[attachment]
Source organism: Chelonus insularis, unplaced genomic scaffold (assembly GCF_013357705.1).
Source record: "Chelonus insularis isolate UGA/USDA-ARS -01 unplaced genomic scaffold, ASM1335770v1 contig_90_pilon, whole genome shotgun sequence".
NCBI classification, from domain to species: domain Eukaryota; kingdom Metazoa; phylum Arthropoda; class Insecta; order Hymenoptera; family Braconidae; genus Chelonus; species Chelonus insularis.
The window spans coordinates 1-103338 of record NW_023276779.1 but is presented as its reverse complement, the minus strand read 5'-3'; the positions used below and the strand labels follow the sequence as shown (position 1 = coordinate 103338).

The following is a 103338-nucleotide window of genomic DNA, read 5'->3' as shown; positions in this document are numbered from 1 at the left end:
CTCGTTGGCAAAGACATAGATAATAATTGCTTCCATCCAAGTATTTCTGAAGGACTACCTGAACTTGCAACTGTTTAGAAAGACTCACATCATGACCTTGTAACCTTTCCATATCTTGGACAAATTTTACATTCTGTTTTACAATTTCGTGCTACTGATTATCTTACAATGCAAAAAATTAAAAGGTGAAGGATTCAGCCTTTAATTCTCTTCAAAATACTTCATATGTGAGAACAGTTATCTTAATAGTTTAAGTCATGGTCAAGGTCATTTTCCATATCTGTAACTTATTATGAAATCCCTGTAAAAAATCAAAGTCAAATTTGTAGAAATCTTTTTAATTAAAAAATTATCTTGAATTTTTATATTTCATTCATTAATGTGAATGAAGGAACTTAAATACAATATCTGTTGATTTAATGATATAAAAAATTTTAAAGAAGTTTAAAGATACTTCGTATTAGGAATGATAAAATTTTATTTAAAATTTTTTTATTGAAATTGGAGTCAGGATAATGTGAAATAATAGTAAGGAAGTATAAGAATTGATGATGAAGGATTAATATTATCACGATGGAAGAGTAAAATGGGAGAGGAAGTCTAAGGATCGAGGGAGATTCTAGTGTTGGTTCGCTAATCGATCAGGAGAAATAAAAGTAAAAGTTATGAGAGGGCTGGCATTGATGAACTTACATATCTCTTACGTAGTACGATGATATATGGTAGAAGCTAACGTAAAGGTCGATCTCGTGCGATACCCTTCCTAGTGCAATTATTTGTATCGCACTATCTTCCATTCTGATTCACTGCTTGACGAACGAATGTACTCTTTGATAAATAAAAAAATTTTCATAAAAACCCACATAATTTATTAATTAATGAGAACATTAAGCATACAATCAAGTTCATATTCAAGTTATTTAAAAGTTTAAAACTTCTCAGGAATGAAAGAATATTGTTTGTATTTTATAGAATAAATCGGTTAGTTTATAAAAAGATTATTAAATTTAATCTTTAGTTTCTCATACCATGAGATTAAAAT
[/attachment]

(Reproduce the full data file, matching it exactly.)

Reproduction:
Source organism: Chelonus insularis, unplaced genomic scaffold (assembly GCF_013357705.1).
Source record: "Chelonus insularis isolate UGA/USDA-ARS -01 unplaced genomic scaffold, ASM1335770v1 contig_90_pilon, whole genome shotgun sequence".
NCBI classification, from domain to species: domain Eukaryota; kingdom Metazoa; phylum Arthropoda; class Insecta; order Hymenoptera; family Braconidae; genus Chelonus; species Chelonus insularis.
The window spans coordinates 1-103338 of record NW_023276779.1 but is presented as its reverse complement, the minus strand read 5'-3'; the positions used below and the strand labels follow the sequence as shown (position 1 = coordinate 103338).

The following is a 103338-nucleotide window of genomic DNA, read 5'->3' as shown; positions in this document are numbered from 1 at the left end:
CTCGTTGGCAAAGACATAGATAATAATTGCTTCCATCCAAGTATTTCTGAAGGACTACCTGAACTTGCAACTGTTTAGAAAGACTCACATCATGACCTTGTAACCTTTCCATATCTTGGACAAATTTTACATTCTGTTTTACAATTTCGTGCTACTGATTATCTTACAATGCAAAAAATTAAAAGGTGAAGGATTCAGCCTTTAATTCTCTTCAAAATACTTCATATGTGAGAACAGTTATCTTAATAGTTTAAGTCATGGTCAAGGTCATTTTCCATATCTGTAACTTATTATGAAATCCCTGTAAAAAATCAAAGTCAAATTTGTAGAAATCTTTTTAATTAAAAAATTATCTTGAATTTTTATATTTCATTCATTAATGTGAATGAAGGAACTTAAATACAATATCTGTTGATTTAATGATATAAAAAATTTTAAAGAAGTTTAAAGATACTTCGTATTAGGAATGATAAAATTTTATTTAAAATTTTTTTATTGAAATTGGAGTCAGGATAATGTGAAATAATAGTAAGGAAGTATAAGAATTGATGATGAAGGATTAATATTATCACGATGGAAGAGTAAAATGGGAGAGGAAGTCTAAGGATCGAGGGAGATTCTAGTGTTGGTTCGCTAATCGATCAGGAGAAATAAAAGTAAAAGTTATGAGAGGGCTGGCATTGATGAACTTACATATCTCTTACGTAGTACGATGATATATGGTAGAAGCTAACGTAAAGGTCGATCTCGTGCGATACCCTTCCTAGTGCAATTATTTGTATCGCACTATCTTCCATTCTGATTCACTGCTTGACGAACGAATGTACTCTTTGATAAATAAAAAAATTTTCATAAAAACCCACATAATTTATTAATTAATGAGAACATTAAGCATACAATCAAGTTCATATTCAAGTTATTTAAAAGTTTAAAACTTCTCAGGAATGAAAGAATATTGTTTGTATTTTATAGAATAAATCGGTTAGTTTATAAAAAGATTATTAAATTTAATCTTTAGTTTCTCATACCATGAGATTAAAAT